Jan. 6 committee plans to vote on subpoena for Trump, sources say

WASHINGTON — The House committee investigating the Jan. 6 attack on the Capitol is planning to vote to subpoena former President Donald Trump, sources familiar with the committee’s plans told NBC News on Thursday.

Jury members, who held what was to be his last hearing ahead of Thursday’s midterm elections, had previously said they were still considering seeking an interview with Trump or former Vice President Mike Pence.

A subpoena would come more than a year after the committee began investigating the insurgency and despite several members of Congress previously acknowledging that Trump was unlikely to comply.

Supporters of then-President Donald Trump storm the Capitol in Washington, DC on January 6, 2021.File Samuel Corum/Getty Images

Still, the former president’s subpoena had been under consideration for some time and was an active topic of discussion for committee members. On his way to the hearing, Chairman Bennie Thompson, D-Miss., told reporters the panel had not yet ruled out a subpoena for Trump. He said at the start of the hearing that the committee would proceed to a vote “based on new evidence”.

The commission declined to comment on the expected vote.

Thompson clarified at the start of Thursday’s hearing that this was technically a formal committee business meeting, so in addition to presenting evidence, he said: “We can potentially hold a vote of the committee on further investigative action based on this evidence.”

If and when he votes today to subpoena Trump, that subpoena will expire at the end of that term in Congress.

In its extensive investigation, the panel has already conducted more than 1,000 interviews and depositions. He has also received hundreds of thousands of documents and there are 100 subpoenas that have been made public.

Thursday’s hearing would once again put Trump at the center of plans to void the election, ultimately leading to the Jan. 6 violence, committee vice chair Liz Cheney, R-Wyo., said in her opening statement. .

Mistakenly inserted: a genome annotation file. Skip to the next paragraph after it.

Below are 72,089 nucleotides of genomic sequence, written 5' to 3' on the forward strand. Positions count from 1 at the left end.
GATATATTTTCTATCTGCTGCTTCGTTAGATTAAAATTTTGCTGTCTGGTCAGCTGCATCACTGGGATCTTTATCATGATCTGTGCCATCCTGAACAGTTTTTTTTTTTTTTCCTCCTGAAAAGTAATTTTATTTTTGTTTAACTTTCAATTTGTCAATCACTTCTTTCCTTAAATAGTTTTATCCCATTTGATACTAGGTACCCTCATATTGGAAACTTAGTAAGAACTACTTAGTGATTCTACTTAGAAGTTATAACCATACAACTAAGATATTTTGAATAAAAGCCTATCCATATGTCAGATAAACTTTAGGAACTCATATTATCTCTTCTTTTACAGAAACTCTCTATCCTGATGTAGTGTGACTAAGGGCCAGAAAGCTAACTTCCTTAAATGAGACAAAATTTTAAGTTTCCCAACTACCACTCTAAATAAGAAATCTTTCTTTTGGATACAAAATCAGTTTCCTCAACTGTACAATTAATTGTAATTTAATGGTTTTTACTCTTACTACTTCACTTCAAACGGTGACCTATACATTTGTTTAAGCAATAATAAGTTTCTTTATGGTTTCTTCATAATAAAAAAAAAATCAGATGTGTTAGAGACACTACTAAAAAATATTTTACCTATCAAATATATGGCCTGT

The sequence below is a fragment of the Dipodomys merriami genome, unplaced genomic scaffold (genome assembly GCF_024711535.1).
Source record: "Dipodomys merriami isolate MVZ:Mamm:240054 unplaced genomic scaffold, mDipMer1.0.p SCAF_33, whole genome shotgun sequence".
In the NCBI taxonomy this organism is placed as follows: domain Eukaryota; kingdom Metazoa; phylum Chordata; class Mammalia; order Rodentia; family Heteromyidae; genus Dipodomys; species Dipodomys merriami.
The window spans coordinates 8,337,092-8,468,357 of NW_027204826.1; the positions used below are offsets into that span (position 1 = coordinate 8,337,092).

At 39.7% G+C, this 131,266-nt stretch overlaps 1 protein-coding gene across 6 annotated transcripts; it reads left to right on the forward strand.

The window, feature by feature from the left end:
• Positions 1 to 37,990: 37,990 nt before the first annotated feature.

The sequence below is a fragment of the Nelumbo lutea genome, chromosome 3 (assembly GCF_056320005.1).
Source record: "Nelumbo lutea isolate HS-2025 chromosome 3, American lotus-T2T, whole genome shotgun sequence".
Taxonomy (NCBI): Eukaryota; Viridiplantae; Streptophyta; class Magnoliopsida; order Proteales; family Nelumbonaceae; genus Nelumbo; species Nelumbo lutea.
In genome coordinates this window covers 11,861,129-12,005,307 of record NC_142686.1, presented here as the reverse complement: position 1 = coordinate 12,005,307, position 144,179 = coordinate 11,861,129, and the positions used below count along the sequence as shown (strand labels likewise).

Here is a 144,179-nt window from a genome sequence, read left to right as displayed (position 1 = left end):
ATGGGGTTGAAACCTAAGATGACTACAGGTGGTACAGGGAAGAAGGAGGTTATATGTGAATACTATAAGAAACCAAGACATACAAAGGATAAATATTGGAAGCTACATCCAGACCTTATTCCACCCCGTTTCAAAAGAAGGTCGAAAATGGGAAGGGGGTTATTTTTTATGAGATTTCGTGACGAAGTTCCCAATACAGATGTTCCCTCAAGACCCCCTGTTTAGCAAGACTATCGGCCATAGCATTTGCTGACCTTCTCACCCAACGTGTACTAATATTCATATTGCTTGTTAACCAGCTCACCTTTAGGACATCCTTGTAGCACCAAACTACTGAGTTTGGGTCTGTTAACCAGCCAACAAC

Donald Trump, then President
Then-President Donald Trump speaks to supporters at the Ellipse near the White House in Washington, DC on January 6, 2021.Brendan Smialowski/AFP via Getty Images File

“None of this would have happened without him. He was personally and substantially involved in all of this,” she said. “Today we’re going to focus on President Trump’s mindset, his intentions, his motivations, and how he got others to do what he wants. And how another January 6 could happen again if we are not taking the necessary measures to prevent it.”

Cheney also said the committee “may ultimately decide to make a series of criminal referrals to the Justice Department,” though she said lawmakers “recognize that our role is not to make decisions about prosecutions.” “.

Asset would not be the first former president to be subpoenaed by Congress. Several current and former presidents and vice-presidents have also testified before congressional committeesincluding Presidents Abraham Lincoln, Woodrow Wilson and Gerald R. Ford.

Meanwhile, it’s unclear whether the committee is still seeking to question Pence, who blocked Trump’s Jan. 6 effort to nullify the 2020 presidential election and who was threatened with being hanged that day.

In August, Pence said at an event in New Hampshire that he would consider testifying before the House January 6 Committee if he was asked to appear, but he suggested that he would have to settle some constitutional issues before committing.

“If ever a formal invitation were extended to us, we would give it full consideration,” he said.

Thompson had previously suggested that Thursday would be the committee’s last hearing, but several of its members have recently said that may not be the case.

When asked on MSNBC’s “Morning Joe” if there would be additional hearings, Rep. Stephanie Murphy, D-Fla., said the investigation “has a life of its own, and we continue to find new news”.

Leave a Comment

Your email address will not be published. Required fields are marked *